Act on the information:
During the initial conversation, one of the final things you should do is make sure the customer knows they are being taken care of as promptly as possible. You should communicate this in ways that demonstrate you are being proactive and have full control of the situation so the customer is able to leave the conversation feeling confident about the resolution. If you are unable to reach a resolution during the first conversation, make sure the customer knows what steps you are taking to tend to their issue and when they can expect a solution.
Audit the situation:
This is also known as following up. After the initial conversation, reach back out to the customer and make sure everything has been resolved. See if there is anything else you can help them with. If everything has turned out well and your company uses a form of customer support feedback, this would be the time to administer that so they can rate their experience. Giving your customer another opportunity to make their voice heard will leave them with a positive impression of your company and thus complete the process of de-escalating their anger. Now, you’ve taken an upset customer and transformed them into a happy customer that is far more likely to result in repeat business.
Here is a short example of how the 5 A’s might sound when speaking with a customer:
Apologize “I am sorry to hear that your shipment has not arrived on time, Mr. Johnson.” Acknowledge “I understand this is very frustrating. I feel the same way when my packages don’t arrive when they are supposed to.” Appreciate “Thank you for your patience and for letting us know about the issue.” Act “I have let the warehouse know about the problem. We are looking into the shipment tracking details to find out where your product got hung up. If it’s due to arrive soon, we’ll let you know. Otherwise, we will expedite another shipment to you. Either way, it should arrive no later than Wednesday the 14th.” Audit “Hello Mr. Johnson. I am just checking in with you again today to make sure that everything worked out alright.”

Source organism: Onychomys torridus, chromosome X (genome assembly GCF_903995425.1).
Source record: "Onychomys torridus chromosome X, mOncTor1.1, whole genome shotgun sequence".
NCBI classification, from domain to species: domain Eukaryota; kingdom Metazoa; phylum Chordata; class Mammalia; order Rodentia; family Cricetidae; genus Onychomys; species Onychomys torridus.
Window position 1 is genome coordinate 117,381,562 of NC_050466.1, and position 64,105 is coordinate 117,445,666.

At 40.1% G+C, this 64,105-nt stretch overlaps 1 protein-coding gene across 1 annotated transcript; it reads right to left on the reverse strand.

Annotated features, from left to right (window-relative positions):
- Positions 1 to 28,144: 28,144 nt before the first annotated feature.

As you can probably tell, the first three A’s are steps to addresses the emotion, while the last two address the situation. Following this order and this strategy can be a great way to establish a connection with the customer, earn their cooperation and give them confidence that you have the situation under control. Try this out with your next angry customer and discover how it can be the difference that changes a potential brand basher into your next brand advocate.
When you are a call center like us, you can bet that we have dealt with a few angry callers along the way. Our experiences have led us to develop processes like using the 5 A’s to deal with upset customers and turn the tide of the call into a positive experience. We understand that dealing with angry customers isn’t the most fun part of your day, so consider partnering with us to handle your calls and we’ll use our expertise to take great care of your customers even if they begin the call upset. Put our skills to the test with a free trial!
More posts you might want to check out:
3 Critical Things to master for Effective Phone Conversations with Your Customers
Long Hold Times Make for Angry Customers